Count Up-Count Down
Students sit in a circle. As a group they count out loud and in unison from one to ten. However, when they say one, they say it very quietly and small, and then the volume and energy increase with each number so that by the time they get to ten they are jumping and yelling it. Then they go back down. Starting at the loud and crazy “ten” and counting down to a clam and quiet “one”.
In the Classroom:
At day three of an improv class for teachers, a kindergarten teacher came in with this game that she found the night before on the ImrovEncylcolpedia.org website. She came in almost unable to control her excitement about this warm-up, while the secondary teachers in the room looked at her with a "why is this a big deal" expression on their faces. She then explained that this was a skill that she struggled with every year: How to get kids to monitor and control their level of their excitement. The challenge of bringing kids down from a frenzy, or having them hold off on reacting until the right time was an extremely difficult issue. (Every secondary teacher in the room was thinking "I could never be a kindergarten teacher" while she was sharing this story!)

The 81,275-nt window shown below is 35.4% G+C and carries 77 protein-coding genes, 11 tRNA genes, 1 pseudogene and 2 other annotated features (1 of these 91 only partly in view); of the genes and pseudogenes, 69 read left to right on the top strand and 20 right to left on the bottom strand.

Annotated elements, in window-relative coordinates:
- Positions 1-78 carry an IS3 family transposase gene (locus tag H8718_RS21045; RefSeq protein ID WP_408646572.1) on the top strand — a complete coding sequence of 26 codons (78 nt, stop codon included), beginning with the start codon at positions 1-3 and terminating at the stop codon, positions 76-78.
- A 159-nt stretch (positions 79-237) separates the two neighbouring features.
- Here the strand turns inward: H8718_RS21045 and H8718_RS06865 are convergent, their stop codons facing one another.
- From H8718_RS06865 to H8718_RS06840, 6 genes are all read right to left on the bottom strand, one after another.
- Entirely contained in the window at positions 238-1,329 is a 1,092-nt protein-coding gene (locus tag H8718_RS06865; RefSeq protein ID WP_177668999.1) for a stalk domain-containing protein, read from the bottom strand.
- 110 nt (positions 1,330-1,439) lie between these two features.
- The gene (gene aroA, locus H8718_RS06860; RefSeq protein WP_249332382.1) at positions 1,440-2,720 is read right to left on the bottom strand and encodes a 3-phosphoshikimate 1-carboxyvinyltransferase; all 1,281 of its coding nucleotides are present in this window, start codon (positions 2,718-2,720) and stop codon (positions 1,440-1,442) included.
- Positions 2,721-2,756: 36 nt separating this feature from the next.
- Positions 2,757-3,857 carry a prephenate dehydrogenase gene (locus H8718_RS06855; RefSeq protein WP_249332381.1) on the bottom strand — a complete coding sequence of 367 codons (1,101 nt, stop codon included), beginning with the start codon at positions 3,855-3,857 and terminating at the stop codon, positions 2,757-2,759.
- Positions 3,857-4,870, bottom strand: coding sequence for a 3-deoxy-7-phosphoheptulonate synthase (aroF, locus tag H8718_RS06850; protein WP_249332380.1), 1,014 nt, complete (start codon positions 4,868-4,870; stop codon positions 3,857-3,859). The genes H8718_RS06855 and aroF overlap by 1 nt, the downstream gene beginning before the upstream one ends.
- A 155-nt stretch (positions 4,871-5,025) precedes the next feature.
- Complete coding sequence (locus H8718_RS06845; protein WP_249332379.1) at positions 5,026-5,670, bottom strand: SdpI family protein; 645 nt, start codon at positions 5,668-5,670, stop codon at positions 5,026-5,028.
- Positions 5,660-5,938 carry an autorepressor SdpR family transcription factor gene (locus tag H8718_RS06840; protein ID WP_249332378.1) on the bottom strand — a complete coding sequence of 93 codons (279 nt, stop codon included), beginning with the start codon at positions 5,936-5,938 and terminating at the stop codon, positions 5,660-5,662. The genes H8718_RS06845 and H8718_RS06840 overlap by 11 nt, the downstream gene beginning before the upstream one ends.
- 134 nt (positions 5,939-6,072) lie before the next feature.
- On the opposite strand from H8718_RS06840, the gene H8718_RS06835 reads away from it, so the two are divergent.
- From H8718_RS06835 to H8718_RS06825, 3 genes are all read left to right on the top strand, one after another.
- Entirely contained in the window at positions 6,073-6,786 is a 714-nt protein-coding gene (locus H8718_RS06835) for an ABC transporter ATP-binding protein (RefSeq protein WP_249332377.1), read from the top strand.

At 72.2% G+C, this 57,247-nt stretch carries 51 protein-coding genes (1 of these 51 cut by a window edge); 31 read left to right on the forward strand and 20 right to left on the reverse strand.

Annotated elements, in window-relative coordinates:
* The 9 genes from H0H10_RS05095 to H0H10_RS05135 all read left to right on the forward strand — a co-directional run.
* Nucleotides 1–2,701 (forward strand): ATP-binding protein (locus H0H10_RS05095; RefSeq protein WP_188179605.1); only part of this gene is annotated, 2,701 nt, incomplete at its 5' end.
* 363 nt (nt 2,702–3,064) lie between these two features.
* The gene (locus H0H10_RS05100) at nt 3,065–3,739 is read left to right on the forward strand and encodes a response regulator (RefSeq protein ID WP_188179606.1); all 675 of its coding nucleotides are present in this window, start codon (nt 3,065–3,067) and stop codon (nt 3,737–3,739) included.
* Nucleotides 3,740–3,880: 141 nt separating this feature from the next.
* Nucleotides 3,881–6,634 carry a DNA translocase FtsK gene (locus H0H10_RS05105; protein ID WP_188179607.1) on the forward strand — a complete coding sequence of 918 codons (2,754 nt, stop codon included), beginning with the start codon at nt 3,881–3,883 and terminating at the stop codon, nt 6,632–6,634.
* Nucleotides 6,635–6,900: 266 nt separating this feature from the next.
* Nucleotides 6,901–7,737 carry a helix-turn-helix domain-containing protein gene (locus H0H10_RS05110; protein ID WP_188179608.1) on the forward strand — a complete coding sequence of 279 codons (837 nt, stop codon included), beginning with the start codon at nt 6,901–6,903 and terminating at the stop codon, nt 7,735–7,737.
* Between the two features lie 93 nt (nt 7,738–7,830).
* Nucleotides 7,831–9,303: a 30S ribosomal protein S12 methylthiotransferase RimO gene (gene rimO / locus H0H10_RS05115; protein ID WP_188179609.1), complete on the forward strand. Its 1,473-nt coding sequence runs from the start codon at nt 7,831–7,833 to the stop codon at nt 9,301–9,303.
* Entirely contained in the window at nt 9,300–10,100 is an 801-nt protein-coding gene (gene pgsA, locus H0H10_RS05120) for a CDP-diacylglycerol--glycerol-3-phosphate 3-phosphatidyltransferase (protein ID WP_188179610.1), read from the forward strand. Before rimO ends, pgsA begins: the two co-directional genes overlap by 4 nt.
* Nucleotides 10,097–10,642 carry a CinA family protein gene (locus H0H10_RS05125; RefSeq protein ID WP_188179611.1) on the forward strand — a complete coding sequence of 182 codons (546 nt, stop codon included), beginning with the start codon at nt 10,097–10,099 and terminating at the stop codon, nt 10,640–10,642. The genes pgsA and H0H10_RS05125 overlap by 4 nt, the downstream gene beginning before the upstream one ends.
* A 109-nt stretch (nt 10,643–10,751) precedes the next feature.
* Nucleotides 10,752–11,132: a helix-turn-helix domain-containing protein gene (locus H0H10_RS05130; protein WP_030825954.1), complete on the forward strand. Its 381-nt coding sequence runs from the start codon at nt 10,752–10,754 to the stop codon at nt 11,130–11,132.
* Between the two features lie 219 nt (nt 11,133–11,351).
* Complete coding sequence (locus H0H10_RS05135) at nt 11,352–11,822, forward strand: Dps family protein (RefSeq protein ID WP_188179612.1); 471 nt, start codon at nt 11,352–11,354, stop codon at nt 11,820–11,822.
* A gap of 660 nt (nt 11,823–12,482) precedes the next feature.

Secondary teachers have the opposite problem, however. By the time kids get to high school they have learned this lesson so thoroughly that they would never think of actually expressing an emotion in front of other people. This game gives those kids permission to do so! And maybe reminds them that showing some emotion is not a bad thing!
It is also a nice “energizer” for older kids and adults.
ImprovEncyclopedia.org is an incredible resource for improv games and information. It’s the ultimate clearing house for all things improv. A website put together by people with an obvious love and passion for Improv, and a ton of time on their hands! Its biggest problem is that there is so much there, so many games available, that it can become overwhelming.